We are aware of our influence on how minorities or vulnerable groups are perceived. We do not mention national or ethnic origin, colour, religious affiliation, physical characteristics or disabilities, mental illness, sexual orientation or age except when important to an understanding of the subject or when a person is the object of a search and such personal characteristics will facilitate identification.

We avoid generalizations, stereotypes and any degrading or offensive words or images that could feed prejudice or expose people to hatred or contempt. Criminal matters require special care and precision.

We both agree that Mr. Fischer’s report was balanced, and provided a range of perspectives on the issue of assisted suicide. The two physicians you are concerned about, Dr. John Scott and Dr. Timothy Lau, both have extensive experience dealing with terminally ill patients. Dr. Scott has been involved in palliative medicine for forty years. They are eminently qualified to give their views. Both of them say that they believe often patients who are seeking to end their lives are really asking for support or meaning. Dr. Lau put it this way:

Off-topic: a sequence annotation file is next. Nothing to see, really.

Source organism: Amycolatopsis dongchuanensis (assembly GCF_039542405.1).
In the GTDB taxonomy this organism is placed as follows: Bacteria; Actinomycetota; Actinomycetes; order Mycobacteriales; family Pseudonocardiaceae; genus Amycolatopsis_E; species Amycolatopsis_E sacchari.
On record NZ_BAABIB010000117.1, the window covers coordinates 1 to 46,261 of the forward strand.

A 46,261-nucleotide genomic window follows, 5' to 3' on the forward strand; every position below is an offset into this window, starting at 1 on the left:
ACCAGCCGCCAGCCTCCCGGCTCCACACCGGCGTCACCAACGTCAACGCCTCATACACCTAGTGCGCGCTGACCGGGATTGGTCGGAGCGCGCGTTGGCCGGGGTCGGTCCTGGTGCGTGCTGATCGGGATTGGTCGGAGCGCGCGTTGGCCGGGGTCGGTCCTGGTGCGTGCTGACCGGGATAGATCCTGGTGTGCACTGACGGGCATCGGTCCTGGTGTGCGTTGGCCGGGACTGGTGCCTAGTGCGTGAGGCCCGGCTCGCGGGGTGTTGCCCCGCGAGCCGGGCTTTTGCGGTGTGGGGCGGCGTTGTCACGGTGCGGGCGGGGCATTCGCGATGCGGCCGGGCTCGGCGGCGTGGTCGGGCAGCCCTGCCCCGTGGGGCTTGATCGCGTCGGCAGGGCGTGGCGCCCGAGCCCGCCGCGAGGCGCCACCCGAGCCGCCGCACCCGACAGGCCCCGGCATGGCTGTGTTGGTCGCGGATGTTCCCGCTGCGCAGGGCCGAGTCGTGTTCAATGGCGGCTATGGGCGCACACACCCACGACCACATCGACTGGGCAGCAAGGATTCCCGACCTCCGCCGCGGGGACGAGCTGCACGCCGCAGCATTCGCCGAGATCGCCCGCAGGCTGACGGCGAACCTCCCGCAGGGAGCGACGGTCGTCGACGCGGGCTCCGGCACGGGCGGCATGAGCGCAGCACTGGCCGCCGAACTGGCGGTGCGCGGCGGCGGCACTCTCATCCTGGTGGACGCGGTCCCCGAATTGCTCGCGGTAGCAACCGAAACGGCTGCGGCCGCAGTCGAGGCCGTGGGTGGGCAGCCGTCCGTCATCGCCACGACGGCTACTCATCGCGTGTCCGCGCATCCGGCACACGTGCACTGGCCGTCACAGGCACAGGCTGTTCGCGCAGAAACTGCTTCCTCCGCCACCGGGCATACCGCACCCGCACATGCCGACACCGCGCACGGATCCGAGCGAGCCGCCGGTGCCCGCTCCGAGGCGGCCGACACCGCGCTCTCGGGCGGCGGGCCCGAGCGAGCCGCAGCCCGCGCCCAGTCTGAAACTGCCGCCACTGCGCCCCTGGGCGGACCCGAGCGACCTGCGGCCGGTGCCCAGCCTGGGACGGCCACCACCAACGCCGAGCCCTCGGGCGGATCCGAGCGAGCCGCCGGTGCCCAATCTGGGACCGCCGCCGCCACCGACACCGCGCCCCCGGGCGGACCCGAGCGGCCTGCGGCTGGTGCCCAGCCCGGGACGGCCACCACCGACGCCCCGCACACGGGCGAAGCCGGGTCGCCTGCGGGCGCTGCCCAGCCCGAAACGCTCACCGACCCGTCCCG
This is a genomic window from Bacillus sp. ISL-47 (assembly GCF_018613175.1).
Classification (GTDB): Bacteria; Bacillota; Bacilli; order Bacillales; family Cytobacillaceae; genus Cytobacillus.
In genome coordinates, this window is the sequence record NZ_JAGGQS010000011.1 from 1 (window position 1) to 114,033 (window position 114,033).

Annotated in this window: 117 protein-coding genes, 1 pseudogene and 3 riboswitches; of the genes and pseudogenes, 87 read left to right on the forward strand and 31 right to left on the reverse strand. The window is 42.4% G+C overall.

They are looking for someone to have hope for them, for the patients and their families and what I can say to my patients is you matter to me; your life has meaning, has value.

Later in the report, Dr. Scott talks about alternatives to ending life by using medications effectively and providing appropriate support. He said: “I never feel inflicted death is the best option for that patient.”

Whether these physicians have come to this conclusion through a set of religious beliefs, clinical practice, or a particular ethical and moral set of convictions, it is the position they hold and expressing it provided important balance in the report. It is rather a complex thing, and not relevant in this context to sort out how these doctors came to the views they hold.

The default in the policy is that the mention of religious affiliation is exceptional and must be strongly editorially relevant. Whether you agree with their position or not, it is hard to argue that either of these physicians is not qualified to speak to the matter at hand. The reason they are present in the piece is to provide a view that rejects making physician-assisted suicide legal in Canada. That is a view held by a large number of doctors and lay people. What drives those convictions is not the relevant bit of information here. Naming a specific religion might lead to stereotyping all practitioners as holding the same view. That is clearly not the case. Mr. Fischer’s report provided a balanced look at a range of perspectives on a controversial matter of public interest. He did not violate CBC policy.

Esther Enkin
CBC Ombudsman